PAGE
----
Oh, crap, please don’t tell me she’s injured and out of the Olympics?!
In, but still nursing the injury and so unlikely to be on her best form.
The pole vault has to be up there.
BMX freestyle and trampoline would be likely to send me to intensive care.
Come to think of it, ski jumping is pretty impressive, too, that a human can be projected that long and that far, and still land unharmed.
Most of the time.
I’ve always been impressed by some of the weightlifting. Especially at the lower weight classes, where the competitors might lift three times their body weight over their heads.
Unsurprising if you’re trying to do them both at once. But it would be amazing television.
That said, the last time I went trampolining I did my ankle in, and that was just basic bouncing.
It’s an impressive looking sport for sure, and standing at the top of a ski jump it’s hard to imagine hurling yourself down the slope. But the reality is that the jumpers are never particularly high off the snow, and when they fall the slope allows them to have a fairly easy ride out to the bottom. There’s risk for sure, but the visual is more dramatic than the reality.
Alpine skiers, especially in the Downhill, are at much greater risk from falls at much higher speeds (90 MPH vs 55 MPH) on much less forgiving terrain.
For me, the balance beam in gymnastics. The thing is 4 inches (10 cm) wide!! I tried walking on one once, and even that was not easy.
The pole vault is also amazing. Propel yourself twenty feet (six meters) in the air with a stick ?!
In the winter Olympics the biatholon is the most impressive. Imagine running up and down hills for ten minutes, then stopping to thread a needle. Repeat.
I miss Unbeatable Banzuke so much!
That guy is Stefan Holm, who holds the record for highest jump over his head. He is tied with Franklin Jacobs for jumping 59 cm (a little under 2 feet) above his head. He is about 5’11.25" (1.81m) and high jumped about 7’10.5" (2.40m). You can see the entire list here.
As far as gymnastics go, I’m much more impressed by the uneven bars than by the balance beam.
Of course, it gets more impressive yet when you realize that the same athletes compete in both of those, as well as vault (and floor, but that’s not as impressive).
Agreed. It also helps explain my pick: the Downhill. The Alpine Skiing event where you essentially just go straight down the whole mountain at full speed.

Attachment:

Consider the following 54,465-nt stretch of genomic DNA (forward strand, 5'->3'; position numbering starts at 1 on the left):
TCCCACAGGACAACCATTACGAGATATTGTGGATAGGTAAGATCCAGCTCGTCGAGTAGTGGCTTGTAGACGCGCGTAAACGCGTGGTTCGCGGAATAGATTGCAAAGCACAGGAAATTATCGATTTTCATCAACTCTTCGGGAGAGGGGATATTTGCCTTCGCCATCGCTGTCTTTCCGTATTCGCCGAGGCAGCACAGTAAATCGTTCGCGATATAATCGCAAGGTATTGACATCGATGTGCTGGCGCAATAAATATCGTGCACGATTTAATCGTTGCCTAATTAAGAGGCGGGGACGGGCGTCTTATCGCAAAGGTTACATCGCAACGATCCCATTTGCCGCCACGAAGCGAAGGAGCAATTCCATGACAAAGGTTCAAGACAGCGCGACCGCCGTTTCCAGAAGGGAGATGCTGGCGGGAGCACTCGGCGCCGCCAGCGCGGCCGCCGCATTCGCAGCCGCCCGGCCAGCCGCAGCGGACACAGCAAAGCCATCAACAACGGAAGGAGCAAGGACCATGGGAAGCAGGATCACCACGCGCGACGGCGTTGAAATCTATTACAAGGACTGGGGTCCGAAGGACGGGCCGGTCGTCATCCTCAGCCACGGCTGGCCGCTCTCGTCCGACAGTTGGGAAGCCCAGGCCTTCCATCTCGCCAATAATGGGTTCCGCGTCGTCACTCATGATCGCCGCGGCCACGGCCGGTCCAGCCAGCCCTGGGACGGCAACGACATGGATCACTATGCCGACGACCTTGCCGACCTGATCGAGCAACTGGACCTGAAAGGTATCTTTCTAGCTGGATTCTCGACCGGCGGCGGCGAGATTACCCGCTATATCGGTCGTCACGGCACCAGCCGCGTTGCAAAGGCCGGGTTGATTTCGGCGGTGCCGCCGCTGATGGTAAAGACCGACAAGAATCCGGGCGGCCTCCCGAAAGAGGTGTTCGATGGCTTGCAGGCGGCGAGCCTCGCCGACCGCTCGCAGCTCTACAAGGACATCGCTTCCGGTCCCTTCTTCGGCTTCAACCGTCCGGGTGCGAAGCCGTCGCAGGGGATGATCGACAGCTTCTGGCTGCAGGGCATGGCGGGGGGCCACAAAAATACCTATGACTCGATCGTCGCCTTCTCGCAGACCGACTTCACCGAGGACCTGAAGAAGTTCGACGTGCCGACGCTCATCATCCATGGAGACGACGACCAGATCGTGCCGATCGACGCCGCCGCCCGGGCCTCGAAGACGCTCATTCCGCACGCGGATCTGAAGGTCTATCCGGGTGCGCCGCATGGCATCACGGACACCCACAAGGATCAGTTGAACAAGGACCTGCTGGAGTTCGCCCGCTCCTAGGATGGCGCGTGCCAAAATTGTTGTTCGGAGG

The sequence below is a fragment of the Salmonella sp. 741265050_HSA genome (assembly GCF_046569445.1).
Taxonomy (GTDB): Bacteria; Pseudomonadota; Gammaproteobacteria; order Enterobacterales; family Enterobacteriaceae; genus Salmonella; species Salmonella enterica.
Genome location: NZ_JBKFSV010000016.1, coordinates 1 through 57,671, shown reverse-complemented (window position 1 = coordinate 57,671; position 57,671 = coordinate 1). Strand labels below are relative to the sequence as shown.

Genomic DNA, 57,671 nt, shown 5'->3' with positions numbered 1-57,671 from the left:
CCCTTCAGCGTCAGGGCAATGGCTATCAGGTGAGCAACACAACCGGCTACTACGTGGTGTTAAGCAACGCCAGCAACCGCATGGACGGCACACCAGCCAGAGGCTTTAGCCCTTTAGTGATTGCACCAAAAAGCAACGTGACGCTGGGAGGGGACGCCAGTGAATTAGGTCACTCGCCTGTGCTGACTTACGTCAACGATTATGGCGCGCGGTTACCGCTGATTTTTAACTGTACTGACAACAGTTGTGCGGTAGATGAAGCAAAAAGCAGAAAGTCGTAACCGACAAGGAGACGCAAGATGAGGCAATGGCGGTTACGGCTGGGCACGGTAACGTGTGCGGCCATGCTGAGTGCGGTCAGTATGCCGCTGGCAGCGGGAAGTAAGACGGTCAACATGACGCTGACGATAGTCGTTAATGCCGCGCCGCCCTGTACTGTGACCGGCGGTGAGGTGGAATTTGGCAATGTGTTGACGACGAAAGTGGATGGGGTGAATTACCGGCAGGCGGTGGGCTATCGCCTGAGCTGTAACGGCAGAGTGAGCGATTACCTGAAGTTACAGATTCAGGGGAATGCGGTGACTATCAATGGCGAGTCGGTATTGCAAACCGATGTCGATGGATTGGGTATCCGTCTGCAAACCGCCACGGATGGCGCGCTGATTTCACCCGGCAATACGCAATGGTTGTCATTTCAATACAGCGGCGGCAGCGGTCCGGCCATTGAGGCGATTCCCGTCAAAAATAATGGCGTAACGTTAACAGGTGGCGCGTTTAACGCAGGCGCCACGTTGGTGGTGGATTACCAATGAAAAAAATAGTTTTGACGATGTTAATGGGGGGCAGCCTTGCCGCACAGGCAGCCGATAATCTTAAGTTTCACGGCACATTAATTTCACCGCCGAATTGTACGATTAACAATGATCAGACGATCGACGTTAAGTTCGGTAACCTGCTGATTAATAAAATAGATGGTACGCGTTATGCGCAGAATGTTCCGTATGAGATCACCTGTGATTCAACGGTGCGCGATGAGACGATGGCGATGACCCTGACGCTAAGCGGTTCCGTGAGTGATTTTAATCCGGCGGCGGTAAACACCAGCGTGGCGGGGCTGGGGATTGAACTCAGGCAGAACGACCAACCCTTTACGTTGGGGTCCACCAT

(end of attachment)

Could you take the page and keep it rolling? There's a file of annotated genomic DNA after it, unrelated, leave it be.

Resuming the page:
I enjoyed skiing in my younger, more bullet proof days, though I was never particularly good. Just barely above “bad” might even be fair to say. But I always found it super fun. Watching them run the downhill just blows my mind every time. Just full out, balls to the wall straight down the mountain.
I’m wondering now as I type this if Downhill is the fastest sport in all of the Olympics. Bobsled might match it, but huddled in a tank seems less precarious than balancing on sticks with nothing but a thick polyester suit to protect you, plus maybe some longjohns. If you go out of control and hit a structure, you’re an insect on a windshield. Even if bobsled actually is more dangerous statistically (no idea either way) I would feel more protected huddled in the sled than careening down a mountain.
Nothing in the summer games comes close to the downhill sports (including bobsled) in terms of speed, right? I wouldn’t think speed bicycle would be even close. (Google says downhill and bobsled are in the 90s, approaching 100 mph.)
Downhill is also like 10 times longer than bobsled, right? More impressive in the context of bigger and bolder, at least.
…and Skeleton. I thought about those, but I feel like balancing on your two feet is a more vulnerable position than lying down. But yeah, it’s definitely a “reasonable people can disagree” situation; both are right up there, as is bobsled. The sliders are ALL friggin’ nuts.
As an aside, I would definitely put Downhill ahead of ski jumping, and by a significant margin. I don’t think it’s even close between the two. (Google says Downhill speeds are half again faster than ski jumping: 90s vs 60s.)
Technically, I think bobsled is longer. Olympic bobsledding takes the combined time over four runs, which is roughly 4 minutes. Downhill skiing is a single run, about 2 minutes.
Go to the top of a ski jump and look down the hill. Then see if you still feel the same.
While there are dangers in bobsled, luge, and skeleton if you manage to crash at high speed you’re following a track designed to keep you moving in a safe direction. You won’t hit any obstructions, or fly off course (although I believe it used to happen on older courses).
Downhill racing takes a lot of care to design the courses to be as safe as possible, and they install netting all along the course. But catching an edge at 90 MPH will do bad things to your knees, shoulders, back, and skull no matter what precautions are taken. It’s an inherently unsafe sport at those speeds.
I read that as the Downhill course is twice as long as bobsled. Googling seems to confirm this:
2.4 to 5km distance
up to 1000m vertical descent
130m vertical descent
If the Downhill course were half as long and they ran it twice, that would make it less impressive than it is at full scale.
Well, I suck at skiing but I could snowplow down the scarier parts of a downhill course (or more likely turn sharply every 6 feet) while the ski jump has a minimum threshold of “no way” built into it.
I will say that in the ski simulator video game Steep, doing long downhill runs at full speed is way more impressive both to the senses (as the trees rush by in a blur) and also in the “oh shit!!!” sense (as you catch 20m of air by accident when you hit a ridge) than doing the rigid and fixed (and much slower) ski jumps. Obviously a video game isn’t remotely the same thing, of course. But in terms of simulating the events, downhill is way more impressive.